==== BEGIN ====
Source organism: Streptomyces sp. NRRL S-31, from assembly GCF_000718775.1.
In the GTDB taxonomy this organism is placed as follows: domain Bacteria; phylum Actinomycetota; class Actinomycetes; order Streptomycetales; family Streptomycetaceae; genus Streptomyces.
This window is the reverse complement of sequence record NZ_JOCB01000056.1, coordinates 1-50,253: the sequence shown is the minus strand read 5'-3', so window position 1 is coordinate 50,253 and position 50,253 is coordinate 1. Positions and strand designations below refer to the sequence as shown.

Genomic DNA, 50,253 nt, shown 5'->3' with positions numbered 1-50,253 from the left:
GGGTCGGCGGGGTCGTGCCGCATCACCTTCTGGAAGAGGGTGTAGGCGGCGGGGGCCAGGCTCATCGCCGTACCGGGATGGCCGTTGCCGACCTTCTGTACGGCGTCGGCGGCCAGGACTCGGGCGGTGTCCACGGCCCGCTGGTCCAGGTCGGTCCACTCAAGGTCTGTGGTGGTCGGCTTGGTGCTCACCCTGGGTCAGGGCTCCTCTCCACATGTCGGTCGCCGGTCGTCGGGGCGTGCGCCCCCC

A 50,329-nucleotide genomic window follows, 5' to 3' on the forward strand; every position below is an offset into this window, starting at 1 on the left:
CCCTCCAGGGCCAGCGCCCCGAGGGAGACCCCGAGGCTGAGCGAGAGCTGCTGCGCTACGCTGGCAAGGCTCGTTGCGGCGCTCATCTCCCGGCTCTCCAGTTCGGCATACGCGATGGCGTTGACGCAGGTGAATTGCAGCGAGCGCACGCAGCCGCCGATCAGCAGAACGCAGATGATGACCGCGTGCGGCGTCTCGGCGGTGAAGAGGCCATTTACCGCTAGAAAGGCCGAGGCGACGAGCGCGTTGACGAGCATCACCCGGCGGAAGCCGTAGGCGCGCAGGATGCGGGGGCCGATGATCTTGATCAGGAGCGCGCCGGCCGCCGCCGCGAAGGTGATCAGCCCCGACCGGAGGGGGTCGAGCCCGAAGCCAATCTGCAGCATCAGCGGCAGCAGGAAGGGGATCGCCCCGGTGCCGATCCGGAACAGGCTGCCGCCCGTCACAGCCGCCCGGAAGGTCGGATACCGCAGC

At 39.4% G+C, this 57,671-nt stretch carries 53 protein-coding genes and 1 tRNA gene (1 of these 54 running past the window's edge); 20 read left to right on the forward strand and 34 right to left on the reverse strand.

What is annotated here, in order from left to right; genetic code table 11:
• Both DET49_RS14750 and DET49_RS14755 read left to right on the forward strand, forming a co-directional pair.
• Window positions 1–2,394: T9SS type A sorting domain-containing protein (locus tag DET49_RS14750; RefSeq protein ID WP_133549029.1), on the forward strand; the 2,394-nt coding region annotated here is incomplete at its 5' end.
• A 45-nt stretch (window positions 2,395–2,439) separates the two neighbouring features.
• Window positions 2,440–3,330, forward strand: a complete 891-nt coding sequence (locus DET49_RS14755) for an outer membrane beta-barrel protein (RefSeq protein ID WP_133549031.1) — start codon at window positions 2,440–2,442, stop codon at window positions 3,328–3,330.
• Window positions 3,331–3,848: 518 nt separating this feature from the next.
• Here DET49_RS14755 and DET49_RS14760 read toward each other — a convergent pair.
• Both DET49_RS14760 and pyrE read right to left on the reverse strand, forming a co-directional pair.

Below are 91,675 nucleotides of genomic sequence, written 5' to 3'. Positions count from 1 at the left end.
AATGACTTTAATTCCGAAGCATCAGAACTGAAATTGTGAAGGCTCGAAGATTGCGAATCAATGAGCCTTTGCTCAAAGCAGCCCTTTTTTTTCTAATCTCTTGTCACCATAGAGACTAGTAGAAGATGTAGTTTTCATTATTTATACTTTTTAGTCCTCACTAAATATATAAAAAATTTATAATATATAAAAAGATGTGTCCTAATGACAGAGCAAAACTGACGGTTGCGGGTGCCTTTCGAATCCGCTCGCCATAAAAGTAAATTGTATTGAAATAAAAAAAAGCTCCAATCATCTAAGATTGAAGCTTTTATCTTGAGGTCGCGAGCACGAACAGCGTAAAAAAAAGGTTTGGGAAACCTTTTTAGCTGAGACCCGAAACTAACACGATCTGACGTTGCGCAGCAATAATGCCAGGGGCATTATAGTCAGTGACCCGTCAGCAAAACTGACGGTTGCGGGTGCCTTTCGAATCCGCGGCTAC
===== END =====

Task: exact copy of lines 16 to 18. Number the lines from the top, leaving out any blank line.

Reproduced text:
• Both DET49_RS14760 and pyrE read right to left on the reverse strand, forming a co-directional pair.

Below are 91,675 nucleotides of genomic sequence, written 5' to 3'. Positions count from 1 at the left end.
AATGACTTTAATTCCGAAGCATCAGAACTGAAATTGTGAAGGCTCGAAGATTGCGAATCAATGAGCCTTTGCTCAAAGCAGCCCTTTTTTTTCTAATCTCTTGTCACCATAGAGACTAGTAGAAGATGTAGTTTTCATTATTTATACTTTTTAGTCCTCACTAAATATATAAAAAATTTATAATATATAAAAAGATGTGTCCTAATGACAGAGCAAAACTGACGGTTGCGGGTGCCTTTCGAATCCGCTCGCCATAAAAGTAAATTGTATTGAAATAAAAAAAAGCTCCAATCATCTAAGATTGAAGCTTTTATCTTGAGGTCGCGAGCACGAACAGCGTAAAAAAAAGGTTTGGGAAACCTTTTTAGCTGAGACCCGAAACTAACACGATCTGACGTTGCGCAGCAATAATGCCAGGGGCATTATAGTCAGTGACCCGTCAGCAAAACTGACGGTTGCGGGTGCCTTTCGAATCCGCGGCTAC